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Commonsense

This month CumminsRoss has embarked on a new cultural journey.

Under the theme “Commonsense” the agency will be unveiling a new range of internal and external processes, tools and behaviours that we believe are long overdue in the industry.

We recognise that the advertising business has evolved into standard practices and dynamics. And it is hard to build a better mousetrap.
Many agencies have their proprietary themes, buzz words and ideologies. But essentially they all follow a well-honed approach to solving client problems.
What we have seen is an overreliance on processes, technologies and data at the expense – or indeed in place of – quality thinking and insight.
Commonsense is our attempt to factor in thinking when using these tools not simply believing that the tools are the answer in themselves.
Ideas and insights are more important than ever before.

And so we have invested in understanding and education ourselves in neurosciences under the tutelage of renowned author on the subject, Dr Peter Steidl.
We created the theme Commonsense to mirror our agency model.
We believe it to be Commonsense that all disciplines in the marketing and advertising function should work together. And that collaboration is the key to better business outcomes for our clients.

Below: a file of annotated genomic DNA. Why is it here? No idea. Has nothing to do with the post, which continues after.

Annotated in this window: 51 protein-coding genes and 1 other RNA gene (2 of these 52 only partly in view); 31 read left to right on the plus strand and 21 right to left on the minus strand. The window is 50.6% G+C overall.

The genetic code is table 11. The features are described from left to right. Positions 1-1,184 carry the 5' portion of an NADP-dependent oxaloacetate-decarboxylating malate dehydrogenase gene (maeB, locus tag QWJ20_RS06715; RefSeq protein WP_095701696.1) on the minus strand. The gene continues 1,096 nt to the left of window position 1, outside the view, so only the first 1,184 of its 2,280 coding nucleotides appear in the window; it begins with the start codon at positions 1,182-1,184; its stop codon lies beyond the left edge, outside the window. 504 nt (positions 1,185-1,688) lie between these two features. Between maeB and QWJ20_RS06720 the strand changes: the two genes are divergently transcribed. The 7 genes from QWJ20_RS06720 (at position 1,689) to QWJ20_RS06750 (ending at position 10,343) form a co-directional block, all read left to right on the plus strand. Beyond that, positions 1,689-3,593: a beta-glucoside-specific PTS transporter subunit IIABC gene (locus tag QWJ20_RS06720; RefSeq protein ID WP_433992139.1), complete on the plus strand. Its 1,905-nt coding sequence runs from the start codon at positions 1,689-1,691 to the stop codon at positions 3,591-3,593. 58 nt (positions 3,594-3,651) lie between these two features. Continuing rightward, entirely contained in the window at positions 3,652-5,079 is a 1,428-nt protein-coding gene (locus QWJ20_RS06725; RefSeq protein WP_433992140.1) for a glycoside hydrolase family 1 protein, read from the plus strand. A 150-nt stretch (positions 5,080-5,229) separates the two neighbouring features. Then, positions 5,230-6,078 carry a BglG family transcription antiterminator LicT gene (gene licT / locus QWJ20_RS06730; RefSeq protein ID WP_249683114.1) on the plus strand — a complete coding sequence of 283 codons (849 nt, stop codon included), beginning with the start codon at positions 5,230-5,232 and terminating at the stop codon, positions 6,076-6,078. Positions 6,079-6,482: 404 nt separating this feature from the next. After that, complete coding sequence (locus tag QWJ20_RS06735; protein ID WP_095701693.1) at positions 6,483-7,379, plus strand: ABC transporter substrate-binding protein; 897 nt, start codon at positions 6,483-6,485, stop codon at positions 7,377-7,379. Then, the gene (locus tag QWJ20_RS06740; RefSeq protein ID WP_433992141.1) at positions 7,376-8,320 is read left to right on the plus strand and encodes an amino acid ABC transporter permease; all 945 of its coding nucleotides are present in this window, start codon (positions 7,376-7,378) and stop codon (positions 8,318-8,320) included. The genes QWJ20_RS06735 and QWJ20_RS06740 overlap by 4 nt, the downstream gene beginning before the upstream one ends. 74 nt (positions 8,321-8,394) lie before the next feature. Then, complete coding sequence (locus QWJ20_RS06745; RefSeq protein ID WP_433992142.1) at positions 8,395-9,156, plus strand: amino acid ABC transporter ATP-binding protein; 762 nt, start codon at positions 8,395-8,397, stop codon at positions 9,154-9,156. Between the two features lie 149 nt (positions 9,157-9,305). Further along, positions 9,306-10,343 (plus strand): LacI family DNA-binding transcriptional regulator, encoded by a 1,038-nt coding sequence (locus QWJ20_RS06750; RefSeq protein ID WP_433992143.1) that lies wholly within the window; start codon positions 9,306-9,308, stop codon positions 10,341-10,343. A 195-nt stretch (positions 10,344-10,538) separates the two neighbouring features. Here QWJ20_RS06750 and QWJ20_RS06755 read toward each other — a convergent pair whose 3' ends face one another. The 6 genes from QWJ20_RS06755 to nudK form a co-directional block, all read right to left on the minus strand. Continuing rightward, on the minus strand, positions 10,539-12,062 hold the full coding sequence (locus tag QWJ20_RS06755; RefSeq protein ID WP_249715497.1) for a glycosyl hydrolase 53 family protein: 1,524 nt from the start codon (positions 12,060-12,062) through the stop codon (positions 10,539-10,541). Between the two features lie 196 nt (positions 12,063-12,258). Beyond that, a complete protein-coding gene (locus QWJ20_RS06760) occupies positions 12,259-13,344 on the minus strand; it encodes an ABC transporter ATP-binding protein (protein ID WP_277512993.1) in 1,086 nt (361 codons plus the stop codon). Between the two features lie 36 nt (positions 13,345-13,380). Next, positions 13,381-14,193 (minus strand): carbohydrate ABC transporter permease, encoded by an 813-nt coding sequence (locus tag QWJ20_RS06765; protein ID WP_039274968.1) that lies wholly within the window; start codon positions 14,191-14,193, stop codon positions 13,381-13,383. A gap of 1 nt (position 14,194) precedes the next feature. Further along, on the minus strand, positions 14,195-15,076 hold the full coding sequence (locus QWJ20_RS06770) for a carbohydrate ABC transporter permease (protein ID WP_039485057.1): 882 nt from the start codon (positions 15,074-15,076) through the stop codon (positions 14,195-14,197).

The One Stop Shop is the Commonsense answer. Creative and Media should always be together.
It is true that Commonsense doesn’t sound very sexy. It is not disruptive, or thrusting.
But Commonsense isn’t the waypoint in. It is the outcome.

If a brand challenge calls for dynamic, break all the rules, unconventional thinking, then if it is the Commonsense thing to do, then we do it.
Commonsense doesn’t happen to everyone instantly. The agency will roll out our approach over time, not overnight. Internally we will be working in teams to refine and rehearse our new process and will apply it when we believe it is working smoothly.
The overriding goal is to get more people thinking rather than just doing.

As Frank Lloyd Wright said;
“There is nothing more uncommon than common sense”

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